Officials at the University of Colorado Anschutz Medical Campus were looking into whether Holmes used his position in a graduate program to collect hazardous materials, but that disclosure was one of the few it has made three days after the massacre. It remained unclear whether Holmes' professors and other students at his 35-student Ph.D. program noticed anything unusual about his behavior.
His reasons for quitting the program in June also remained a mystery. Holmes recently took an intense oral exam that marks the end of the first year. University officials would not say if he passed, citing privacy concerns.
Amid the continuing investigation of Holmes and his background, Sunday was a day for healing and remembrance in Aurora, with the community holding a prayer vigil and President Barack Obama arriving to visit with families of the victims.
Obama said he told the families that "all of America and much of the world is thinking about them." He met with them at the University of Colorado Hospital in Aurora, which treated 23 of the people injured in the mass shooting; 10 remain there, seven hurt critically.
Congregations across Colorado prayed for the shooting victims and their relatives. Elderly churchgoers at an aging Presbyterian church within walking distance near Holmes' apartment joined in prayer, though none had ever met him.
Several thousand gathered for healing at the vigil Sunday night.
"You're not alone, and you will get through it," said the Rev. Kenneth Berve, pastor at Grant Avenue United Methodist Church and a witness to Friday's horrors. "We can't let fear and anger take control of us."
Meanwhile, the owner of a gun range told the AP that Holmes applied to join the club last month but never became a member because of his behavior and a "bizarre" message on his voicemail.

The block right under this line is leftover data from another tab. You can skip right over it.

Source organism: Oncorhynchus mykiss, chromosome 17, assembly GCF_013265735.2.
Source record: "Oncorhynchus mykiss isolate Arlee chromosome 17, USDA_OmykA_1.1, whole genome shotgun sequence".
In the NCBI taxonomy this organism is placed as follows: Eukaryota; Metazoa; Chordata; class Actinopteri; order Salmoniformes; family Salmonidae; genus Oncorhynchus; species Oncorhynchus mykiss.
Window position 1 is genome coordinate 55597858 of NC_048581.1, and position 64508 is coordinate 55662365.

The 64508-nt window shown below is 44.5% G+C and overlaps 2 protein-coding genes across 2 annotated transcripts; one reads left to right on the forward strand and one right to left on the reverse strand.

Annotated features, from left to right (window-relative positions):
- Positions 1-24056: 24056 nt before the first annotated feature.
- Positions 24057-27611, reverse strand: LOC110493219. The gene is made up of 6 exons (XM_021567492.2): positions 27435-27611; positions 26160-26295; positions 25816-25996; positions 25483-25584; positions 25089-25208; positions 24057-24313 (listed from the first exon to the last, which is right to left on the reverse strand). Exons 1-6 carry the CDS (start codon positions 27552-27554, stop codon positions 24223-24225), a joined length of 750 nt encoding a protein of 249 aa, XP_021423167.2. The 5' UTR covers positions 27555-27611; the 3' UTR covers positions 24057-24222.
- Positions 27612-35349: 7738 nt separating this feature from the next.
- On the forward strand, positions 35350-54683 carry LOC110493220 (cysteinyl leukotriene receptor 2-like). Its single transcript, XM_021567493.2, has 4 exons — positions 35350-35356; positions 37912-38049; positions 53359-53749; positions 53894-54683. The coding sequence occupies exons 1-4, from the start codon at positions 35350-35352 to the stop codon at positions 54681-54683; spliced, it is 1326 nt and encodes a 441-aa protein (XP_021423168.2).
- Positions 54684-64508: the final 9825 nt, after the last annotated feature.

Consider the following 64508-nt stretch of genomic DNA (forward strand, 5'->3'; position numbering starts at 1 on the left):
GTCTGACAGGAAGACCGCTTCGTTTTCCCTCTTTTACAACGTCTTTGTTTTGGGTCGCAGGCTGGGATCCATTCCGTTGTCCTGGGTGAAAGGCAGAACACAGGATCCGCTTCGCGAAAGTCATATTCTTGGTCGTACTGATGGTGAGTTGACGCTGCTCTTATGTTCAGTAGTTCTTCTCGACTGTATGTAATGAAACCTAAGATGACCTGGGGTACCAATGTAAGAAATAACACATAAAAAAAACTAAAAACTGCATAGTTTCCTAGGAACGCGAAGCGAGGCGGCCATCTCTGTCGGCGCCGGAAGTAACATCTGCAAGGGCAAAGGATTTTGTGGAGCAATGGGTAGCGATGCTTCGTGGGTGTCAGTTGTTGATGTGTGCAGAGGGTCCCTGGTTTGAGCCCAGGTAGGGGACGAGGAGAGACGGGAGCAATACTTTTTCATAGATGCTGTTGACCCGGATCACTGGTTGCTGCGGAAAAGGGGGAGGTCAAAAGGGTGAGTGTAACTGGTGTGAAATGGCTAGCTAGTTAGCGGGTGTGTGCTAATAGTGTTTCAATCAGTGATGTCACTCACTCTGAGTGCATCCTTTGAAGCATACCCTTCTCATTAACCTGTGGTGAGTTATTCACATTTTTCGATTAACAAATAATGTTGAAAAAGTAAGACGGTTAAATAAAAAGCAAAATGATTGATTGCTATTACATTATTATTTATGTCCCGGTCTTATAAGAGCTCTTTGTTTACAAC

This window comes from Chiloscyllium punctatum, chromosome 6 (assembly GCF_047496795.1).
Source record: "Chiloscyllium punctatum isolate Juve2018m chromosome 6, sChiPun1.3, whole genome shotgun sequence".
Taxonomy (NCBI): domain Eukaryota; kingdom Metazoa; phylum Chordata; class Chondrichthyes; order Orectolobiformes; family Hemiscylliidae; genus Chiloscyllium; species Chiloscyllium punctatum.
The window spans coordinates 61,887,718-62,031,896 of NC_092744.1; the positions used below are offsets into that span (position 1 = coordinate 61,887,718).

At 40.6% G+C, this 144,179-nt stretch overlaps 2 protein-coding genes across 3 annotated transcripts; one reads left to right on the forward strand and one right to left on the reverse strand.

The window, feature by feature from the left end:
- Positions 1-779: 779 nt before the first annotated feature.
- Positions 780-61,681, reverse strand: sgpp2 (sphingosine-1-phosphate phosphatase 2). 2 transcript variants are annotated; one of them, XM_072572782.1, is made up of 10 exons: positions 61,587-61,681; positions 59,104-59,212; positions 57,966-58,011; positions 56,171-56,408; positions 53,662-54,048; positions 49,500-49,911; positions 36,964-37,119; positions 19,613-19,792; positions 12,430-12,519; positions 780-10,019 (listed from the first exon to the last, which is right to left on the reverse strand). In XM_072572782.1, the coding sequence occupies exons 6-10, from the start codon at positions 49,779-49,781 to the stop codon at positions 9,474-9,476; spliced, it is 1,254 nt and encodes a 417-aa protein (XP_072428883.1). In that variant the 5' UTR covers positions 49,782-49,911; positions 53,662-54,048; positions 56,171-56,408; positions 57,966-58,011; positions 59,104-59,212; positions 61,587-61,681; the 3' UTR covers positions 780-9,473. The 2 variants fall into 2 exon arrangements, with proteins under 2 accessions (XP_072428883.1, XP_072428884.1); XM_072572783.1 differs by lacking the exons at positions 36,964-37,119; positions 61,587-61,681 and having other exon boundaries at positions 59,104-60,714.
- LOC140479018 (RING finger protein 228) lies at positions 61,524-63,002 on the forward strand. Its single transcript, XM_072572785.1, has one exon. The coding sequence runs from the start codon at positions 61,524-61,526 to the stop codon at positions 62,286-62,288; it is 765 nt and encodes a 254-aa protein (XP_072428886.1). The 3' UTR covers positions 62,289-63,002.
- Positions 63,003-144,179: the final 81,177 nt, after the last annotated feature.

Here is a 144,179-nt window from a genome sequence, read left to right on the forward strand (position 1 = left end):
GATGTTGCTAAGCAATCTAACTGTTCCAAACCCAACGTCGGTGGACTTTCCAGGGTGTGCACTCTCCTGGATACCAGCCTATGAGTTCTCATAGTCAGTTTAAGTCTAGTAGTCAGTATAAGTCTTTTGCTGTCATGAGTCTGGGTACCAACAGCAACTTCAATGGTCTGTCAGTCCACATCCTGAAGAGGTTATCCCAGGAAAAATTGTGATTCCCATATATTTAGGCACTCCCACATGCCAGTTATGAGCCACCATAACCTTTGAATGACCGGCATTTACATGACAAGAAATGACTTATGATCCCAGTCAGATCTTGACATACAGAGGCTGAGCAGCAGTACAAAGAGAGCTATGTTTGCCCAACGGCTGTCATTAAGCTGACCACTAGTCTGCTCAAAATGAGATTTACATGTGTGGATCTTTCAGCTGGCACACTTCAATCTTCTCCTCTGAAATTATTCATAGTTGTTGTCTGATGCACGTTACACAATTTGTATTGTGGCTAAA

Holmes emailed an application to join the Lead Valley Range in Byers on June 25 in which he said he was not a user of illegal drugs or a convicted felon, said owner Glenn Rotkovich. When Rotkovich called to invite him to a mandatory orientation the following week, Rotkovich said he heard a message on Holmes' voicemail that was "bizarre - guttural, freakish at best."
Rotkovich left two other messages but eventually told his staff to watch out for Holmes at the July 1 orientation and not to accept him into the club, Rotkovich said.
The pastor for the suspect's family recalled a shy boy who was driven to succeed academically.
"He wasn't an extrovert at all. If there was any conversation, it would be because I initiated it, not because he did," said Jerald Borgie, senior pastor of Penasquitos Lutheran Church. Borgie said he never saw the suspect mingle with others his age at church. He last spoke with Holmes about six years ago.
"He had some goals. He wanted to succeed, he wanted to go out, and he wanted to be the best," Borgie said. "He took pride in his academic abilities. A good student. He didn't brag about it."
During the attack early Friday, Holmes allegedly set off gas canisters and used a semiautomatic rifle, a shotgun and a pistol to open fire on theater-goers, Aurora Police Chief Dan Oates said.
Holmes had bought the weapons at local gun stores in the past two months. He recently bought 6,000 rounds of ammunition over the Internet, the chief said.
The gunman's semiautomatic assault rifle jammed during the attack, forcing him to switch to another gun with less firepower, a federal law enforcement official told The Associated Press. That malfunction and weapons switch might have saved some lives.
Oates said a 100-round ammunition drum was found in the theater, but he said he didn't know whether it jammed or emptied.
The shooting was the worst in the U.S. since the Nov. 5, 2009, attack at Fort Hood, Texas. An Army psychiatrist was charged with killing 13 soldiers and civilians and wounding more than two dozen others.
Associated Press writers Kristen Wyatt and Thomas Peipert in Aurora; Dan Elliott, Gillian Flaccus and Colleen Slevin in Denver; and Alicia A. Caldwell, Eileen Sullivan and Julie Pace in Washington contributed to this report.